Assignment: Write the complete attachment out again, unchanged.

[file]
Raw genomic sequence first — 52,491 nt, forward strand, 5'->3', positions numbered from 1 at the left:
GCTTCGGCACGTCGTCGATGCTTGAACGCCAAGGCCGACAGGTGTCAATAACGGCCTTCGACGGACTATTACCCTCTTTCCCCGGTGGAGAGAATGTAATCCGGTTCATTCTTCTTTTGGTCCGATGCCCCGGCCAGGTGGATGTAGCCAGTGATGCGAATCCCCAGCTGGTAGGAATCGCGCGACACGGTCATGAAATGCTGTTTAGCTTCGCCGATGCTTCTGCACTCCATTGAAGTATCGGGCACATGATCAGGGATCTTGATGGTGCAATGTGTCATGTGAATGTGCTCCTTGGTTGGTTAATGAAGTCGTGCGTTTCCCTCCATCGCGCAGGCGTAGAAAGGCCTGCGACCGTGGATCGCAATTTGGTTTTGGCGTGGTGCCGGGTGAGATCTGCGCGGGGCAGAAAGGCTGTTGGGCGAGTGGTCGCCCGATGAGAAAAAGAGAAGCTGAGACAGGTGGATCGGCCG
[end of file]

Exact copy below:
Raw genomic sequence first — 52,491 nt, forward strand, 5'->3', positions numbered from 1 at the left:
GCTTCGGCACGTCGTCGATGCTTGAACGCCAAGGCCGACAGGTGTCAATAACGGCCTTCGACGGACTATTACCCTCTTTCCCCGGTGGAGAGAATGTAATCCGGTTCATTCTTCTTTTGGTCCGATGCCCCGGCCAGGTGGATGTAGCCAGTGATGCGAATCCCCAGCTGGTAGGAATCGCGCGACACGGTCATGAAATGCTGTTTAGCTTCGCCGATGCTTCTGCACTCCATTGAAGTATCGGGCACATGATCAGGGATCTTGATGGTGCAATGTGTCATGTGAATGTGCTCCTTGGTTGGTTAATGAAGTCGTGCGTTTCCCTCCATCGCGCAGGCGTAGAAAGGCCTGCGACCGTGGATCGCAATTTGGTTTTGGCGTGGTGCCGGGTGAGATCTGCGCGGGGCAGAAAGGCTGTTGGGCGAGTGGTCGCCCGATGAGAAAAAGAGAAGCTGAGACAGGTGGATCGGCCG